Do the small tasks straight away. If it takes less than 2 minutes to do, do it right now. No excuses and no delays. This is the core of the 2-minute rule.
We aren’t able to concentrate on more than one thing at once. We’re quickly switching attention from one thing to another when we multitask. This constant change in attention requires a lot of energy and produces sloppy work. Long-term use of multitasking can even result in worse concentration and a constant need for stimulation.
If you multitask during your small tasks, you risk being exhausted when it’s time to do more meaningful work. Avoid multitasking both when following the 2-minute rule and in general.
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There’ll always be reasons why you can’t do something. You might be tired, don’t feel like it, or tell yourself you don’t have time. There’ll always be some validity to the excuses, but rarely enough to listen to them. The more you listen to and trust your excuses, the more likely you’ll be to continue doing so.
If you want to get the benefits from the 2-minute rule, you have to ignore the excuses. The more you practice this, the easier it’ll be.
Alternative uses of the 2-minute rule
The 2-minute rule is a tool to get the small done. Over time, there have been made modifications, so it can help with several areas. Let’s have a look at how you can use it to start large tasks and build better habits.
Use it to start large tasks
The 2-minute rule can be used in a similar way as the 5-minute rule.
You can use it when you struggle to get started with a large task. This might be hitting the gym, writing a project, or cleaning your apartment. Here’s how.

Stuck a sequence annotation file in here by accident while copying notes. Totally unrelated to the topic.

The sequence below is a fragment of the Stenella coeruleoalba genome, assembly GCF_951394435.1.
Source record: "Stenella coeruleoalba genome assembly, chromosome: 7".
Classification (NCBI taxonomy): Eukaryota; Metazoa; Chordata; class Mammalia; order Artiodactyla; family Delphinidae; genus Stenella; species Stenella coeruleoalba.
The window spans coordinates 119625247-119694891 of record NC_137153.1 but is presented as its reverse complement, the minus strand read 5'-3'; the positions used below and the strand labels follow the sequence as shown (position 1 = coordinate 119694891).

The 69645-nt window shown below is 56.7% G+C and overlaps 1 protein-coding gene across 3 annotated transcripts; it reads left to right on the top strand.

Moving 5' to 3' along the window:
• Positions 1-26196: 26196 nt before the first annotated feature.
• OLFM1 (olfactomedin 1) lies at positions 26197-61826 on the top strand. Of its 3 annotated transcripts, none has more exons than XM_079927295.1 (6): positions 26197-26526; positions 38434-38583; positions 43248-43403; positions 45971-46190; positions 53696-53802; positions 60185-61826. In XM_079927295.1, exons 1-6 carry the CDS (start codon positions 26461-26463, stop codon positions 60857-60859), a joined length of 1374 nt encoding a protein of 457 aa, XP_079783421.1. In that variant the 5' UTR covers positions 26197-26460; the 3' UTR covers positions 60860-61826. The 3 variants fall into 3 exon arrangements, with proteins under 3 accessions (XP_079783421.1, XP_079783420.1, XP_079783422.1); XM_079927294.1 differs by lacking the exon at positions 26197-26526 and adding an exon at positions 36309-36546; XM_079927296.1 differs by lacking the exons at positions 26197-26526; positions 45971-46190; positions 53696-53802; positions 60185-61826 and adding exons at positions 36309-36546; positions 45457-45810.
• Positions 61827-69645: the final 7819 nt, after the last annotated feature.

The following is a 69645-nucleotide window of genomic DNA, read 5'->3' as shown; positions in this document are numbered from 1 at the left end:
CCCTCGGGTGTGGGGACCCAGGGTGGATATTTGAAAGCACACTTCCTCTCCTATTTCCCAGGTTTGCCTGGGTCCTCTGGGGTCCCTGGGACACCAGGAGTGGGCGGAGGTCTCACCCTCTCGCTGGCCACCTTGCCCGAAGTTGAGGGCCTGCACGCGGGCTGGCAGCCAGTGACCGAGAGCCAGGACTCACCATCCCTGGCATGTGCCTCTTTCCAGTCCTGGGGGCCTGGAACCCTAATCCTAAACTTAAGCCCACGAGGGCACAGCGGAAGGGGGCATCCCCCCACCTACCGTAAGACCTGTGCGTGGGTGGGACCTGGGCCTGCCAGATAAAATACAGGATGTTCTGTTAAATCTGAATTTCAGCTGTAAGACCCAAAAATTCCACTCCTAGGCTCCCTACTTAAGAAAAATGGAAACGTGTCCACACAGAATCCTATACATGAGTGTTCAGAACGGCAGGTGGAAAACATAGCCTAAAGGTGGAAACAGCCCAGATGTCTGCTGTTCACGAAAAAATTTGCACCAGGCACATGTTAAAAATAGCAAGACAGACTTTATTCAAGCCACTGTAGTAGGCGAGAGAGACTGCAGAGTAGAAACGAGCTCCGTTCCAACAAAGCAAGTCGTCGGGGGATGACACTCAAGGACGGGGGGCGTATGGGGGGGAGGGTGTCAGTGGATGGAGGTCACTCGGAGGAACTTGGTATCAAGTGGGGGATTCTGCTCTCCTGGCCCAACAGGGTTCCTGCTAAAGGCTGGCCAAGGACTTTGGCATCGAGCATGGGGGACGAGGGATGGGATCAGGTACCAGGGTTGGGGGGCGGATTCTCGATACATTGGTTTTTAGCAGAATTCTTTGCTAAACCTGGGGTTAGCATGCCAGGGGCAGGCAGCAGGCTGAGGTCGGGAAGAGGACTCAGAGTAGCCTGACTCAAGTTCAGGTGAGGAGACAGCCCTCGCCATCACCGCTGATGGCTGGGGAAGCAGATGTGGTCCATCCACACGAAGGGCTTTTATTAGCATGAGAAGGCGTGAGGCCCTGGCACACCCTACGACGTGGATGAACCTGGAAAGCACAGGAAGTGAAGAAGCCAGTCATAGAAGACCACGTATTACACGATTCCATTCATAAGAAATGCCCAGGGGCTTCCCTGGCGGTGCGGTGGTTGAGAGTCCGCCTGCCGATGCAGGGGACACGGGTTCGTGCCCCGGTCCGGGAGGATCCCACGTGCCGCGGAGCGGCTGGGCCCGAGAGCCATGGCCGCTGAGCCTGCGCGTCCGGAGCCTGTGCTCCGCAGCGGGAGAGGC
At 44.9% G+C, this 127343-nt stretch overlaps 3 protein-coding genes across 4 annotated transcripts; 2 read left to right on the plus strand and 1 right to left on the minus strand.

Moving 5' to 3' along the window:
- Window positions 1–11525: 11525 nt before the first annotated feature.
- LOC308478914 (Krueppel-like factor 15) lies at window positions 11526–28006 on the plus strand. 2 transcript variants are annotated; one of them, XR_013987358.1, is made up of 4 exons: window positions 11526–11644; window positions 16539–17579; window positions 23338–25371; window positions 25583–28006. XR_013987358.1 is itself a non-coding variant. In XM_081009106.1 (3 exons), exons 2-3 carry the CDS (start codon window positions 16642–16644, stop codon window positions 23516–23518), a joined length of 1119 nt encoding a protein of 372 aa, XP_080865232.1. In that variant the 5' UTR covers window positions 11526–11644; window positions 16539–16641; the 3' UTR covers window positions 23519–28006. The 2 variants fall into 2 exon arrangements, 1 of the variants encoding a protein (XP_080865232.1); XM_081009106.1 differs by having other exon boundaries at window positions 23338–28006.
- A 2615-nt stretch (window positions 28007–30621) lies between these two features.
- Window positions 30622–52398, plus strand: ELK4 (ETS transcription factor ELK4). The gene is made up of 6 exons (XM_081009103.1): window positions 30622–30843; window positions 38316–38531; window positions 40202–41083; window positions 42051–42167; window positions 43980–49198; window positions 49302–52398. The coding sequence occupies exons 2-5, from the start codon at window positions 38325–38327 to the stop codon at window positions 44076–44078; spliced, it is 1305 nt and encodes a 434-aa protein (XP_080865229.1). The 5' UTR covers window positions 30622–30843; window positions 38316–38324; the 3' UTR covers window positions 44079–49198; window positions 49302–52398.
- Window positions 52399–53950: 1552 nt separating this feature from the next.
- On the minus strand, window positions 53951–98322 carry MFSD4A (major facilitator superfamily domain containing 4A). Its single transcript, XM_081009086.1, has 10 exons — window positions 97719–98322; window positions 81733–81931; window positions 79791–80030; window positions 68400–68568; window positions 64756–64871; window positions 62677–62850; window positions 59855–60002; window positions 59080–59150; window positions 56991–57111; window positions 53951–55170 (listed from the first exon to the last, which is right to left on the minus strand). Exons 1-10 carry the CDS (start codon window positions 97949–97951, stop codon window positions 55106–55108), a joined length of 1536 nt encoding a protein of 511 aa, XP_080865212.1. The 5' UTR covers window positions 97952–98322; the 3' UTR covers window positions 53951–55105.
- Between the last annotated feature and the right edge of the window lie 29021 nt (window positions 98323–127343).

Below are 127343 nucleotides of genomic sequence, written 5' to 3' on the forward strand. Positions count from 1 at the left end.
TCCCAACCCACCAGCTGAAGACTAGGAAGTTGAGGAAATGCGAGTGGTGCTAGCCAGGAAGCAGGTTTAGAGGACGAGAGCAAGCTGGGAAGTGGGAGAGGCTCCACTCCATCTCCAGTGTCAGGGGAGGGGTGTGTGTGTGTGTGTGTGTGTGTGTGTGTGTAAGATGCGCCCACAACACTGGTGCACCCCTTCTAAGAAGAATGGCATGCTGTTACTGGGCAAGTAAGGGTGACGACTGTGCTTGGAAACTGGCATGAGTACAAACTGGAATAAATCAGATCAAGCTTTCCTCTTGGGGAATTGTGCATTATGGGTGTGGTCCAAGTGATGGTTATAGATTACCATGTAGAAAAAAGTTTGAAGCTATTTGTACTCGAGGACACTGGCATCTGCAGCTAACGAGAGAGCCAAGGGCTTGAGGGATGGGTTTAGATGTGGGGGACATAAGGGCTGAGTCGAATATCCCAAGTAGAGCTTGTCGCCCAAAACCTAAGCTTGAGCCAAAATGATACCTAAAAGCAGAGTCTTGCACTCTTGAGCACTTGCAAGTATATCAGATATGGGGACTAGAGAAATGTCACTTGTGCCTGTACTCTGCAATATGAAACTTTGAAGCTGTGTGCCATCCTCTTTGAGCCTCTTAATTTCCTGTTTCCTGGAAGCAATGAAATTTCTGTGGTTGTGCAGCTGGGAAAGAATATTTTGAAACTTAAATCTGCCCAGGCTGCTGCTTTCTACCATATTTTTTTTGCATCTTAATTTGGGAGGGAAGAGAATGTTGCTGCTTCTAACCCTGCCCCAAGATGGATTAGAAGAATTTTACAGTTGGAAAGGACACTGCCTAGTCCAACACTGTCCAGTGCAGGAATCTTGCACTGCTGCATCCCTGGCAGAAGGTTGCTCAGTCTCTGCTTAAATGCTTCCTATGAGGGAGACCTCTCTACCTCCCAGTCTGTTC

Find one part of your task that you can complete in under 2 minutes. Maybe it’s getting changed into your gym clothes, creating an outline for your writing, or filling the dishwasher. Find something that takes less than 2 minutes to complete but is connected to the large task.
There are 2 benefits to this.
- It’ll be easier to get started as your first goal is simple.
- It’ll put you in the right mood to continue and do whatever you have to do after.
Use it to build better habits
When we do something new, we weigh the expected reward against the expected effort. If the effort is higher than the reward, it’ll be difficult to do and form the habit.
James Clear created a version of the 2-minute to minimize effort and help you build better habits. Here’s how.
Find the smallest possible version of the habit. If possible, something that takes no more than 2 minutes to complete. This might look like:
- Instead of reading a chapter, you can read a page
- Instead of running for an hour, you can run 2 minutes
- Instead of writing a page in your journal, you might write one sentence
Finding the smallest version of the habit will help you slowly build the habit of showing up. As showing up becomes easier, you might begin to prolong the activity until you reach an output you’re okay with.
The 2-minute rule is a small rule that can help you increase productivity and decrease procrastination. The rule states: “If you can do a task in less than 2 minutes, do it straight away.”
Using the rule is like most other things, a process. It might not be easy from day 1, but over time, it’ll become automatic. Be patient with yourself in this process and let the habit form.